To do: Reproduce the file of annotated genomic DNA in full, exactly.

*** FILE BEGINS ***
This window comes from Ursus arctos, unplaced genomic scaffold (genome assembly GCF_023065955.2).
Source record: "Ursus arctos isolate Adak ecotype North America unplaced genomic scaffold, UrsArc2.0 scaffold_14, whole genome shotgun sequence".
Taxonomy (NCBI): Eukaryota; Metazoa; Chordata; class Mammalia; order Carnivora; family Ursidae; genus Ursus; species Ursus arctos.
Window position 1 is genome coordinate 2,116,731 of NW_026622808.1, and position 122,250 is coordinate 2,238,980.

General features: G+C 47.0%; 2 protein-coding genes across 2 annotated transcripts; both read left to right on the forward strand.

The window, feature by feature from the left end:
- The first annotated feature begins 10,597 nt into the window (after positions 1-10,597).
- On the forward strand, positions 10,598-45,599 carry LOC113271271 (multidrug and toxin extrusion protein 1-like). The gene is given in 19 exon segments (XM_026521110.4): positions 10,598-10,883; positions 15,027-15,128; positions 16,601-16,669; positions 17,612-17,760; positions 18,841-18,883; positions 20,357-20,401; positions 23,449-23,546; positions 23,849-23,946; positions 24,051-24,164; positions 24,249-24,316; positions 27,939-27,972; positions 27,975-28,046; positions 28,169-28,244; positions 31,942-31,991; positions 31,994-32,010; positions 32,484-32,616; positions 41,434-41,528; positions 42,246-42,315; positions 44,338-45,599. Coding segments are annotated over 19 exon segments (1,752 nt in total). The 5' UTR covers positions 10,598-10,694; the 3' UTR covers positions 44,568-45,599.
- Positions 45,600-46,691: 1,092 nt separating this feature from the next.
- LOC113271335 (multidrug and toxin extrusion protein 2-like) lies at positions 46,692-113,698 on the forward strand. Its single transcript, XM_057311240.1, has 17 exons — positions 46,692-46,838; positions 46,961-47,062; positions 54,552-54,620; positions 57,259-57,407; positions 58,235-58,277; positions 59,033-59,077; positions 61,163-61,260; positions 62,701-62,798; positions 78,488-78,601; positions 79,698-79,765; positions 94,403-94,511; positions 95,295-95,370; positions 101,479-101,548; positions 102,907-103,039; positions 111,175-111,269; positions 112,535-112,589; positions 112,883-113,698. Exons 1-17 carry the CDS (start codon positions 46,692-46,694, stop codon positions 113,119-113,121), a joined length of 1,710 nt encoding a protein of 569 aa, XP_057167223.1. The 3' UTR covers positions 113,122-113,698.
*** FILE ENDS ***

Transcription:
This window comes from Ursus arctos, unplaced genomic scaffold (genome assembly GCF_023065955.2).
Source record: "Ursus arctos isolate Adak ecotype North America unplaced genomic scaffold, UrsArc2.0 scaffold_14, whole genome shotgun sequence".
Taxonomy (NCBI): Eukaryota; Metazoa; Chordata; class Mammalia; order Carnivora; family Ursidae; genus Ursus; species Ursus arctos.
Window position 1 is genome coordinate 2,116,731 of NW_026622808.1, and position 122,250 is coordinate 2,238,980.

General features: G+C 47.0%; 2 protein-coding genes across 2 annotated transcripts; both read left to right on the forward strand.

The window, feature by feature from the left end:
- The first annotated feature begins 10,597 nt into the window (after positions 1-10,597).
- On the forward strand, positions 10,598-45,599 carry LOC113271271 (multidrug and toxin extrusion protein 1-like). The gene is given in 19 exon segments (XM_026521110.4): positions 10,598-10,883; positions 15,027-15,128; positions 16,601-16,669; positions 17,612-17,760; positions 18,841-18,883; positions 20,357-20,401; positions 23,449-23,546; positions 23,849-23,946; positions 24,051-24,164; positions 24,249-24,316; positions 27,939-27,972; positions 27,975-28,046; positions 28,169-28,244; positions 31,942-31,991; positions 31,994-32,010; positions 32,484-32,616; positions 41,434-41,528; positions 42,246-42,315; positions 44,338-45,599. Coding segments are annotated over 19 exon segments (1,752 nt in total). The 5' UTR covers positions 10,598-10,694; the 3' UTR covers positions 44,568-45,599.
- Positions 45,600-46,691: 1,092 nt separating this feature from the next.
- LOC113271335 (multidrug and toxin extrusion protein 2-like) lies at positions 46,692-113,698 on the forward strand. Its single transcript, XM_057311240.1, has 17 exons — positions 46,692-46,838; positions 46,961-47,062; positions 54,552-54,620; positions 57,259-57,407; positions 58,235-58,277; positions 59,033-59,077; positions 61,163-61,260; positions 62,701-62,798; positions 78,488-78,601; positions 79,698-79,765; positions 94,403-94,511; positions 95,295-95,370; positions 101,479-101,548; positions 102,907-103,039; positions 111,175-111,269; positions 112,535-112,589; positions 112,883-113,698. Exons 1-17 carry the CDS (start codon positions 46,692-46,694, stop codon positions 113,119-113,121), a joined length of 1,710 nt encoding a protein of 569 aa, XP_057167223.1. The 3' UTR covers positions 113,122-113,698.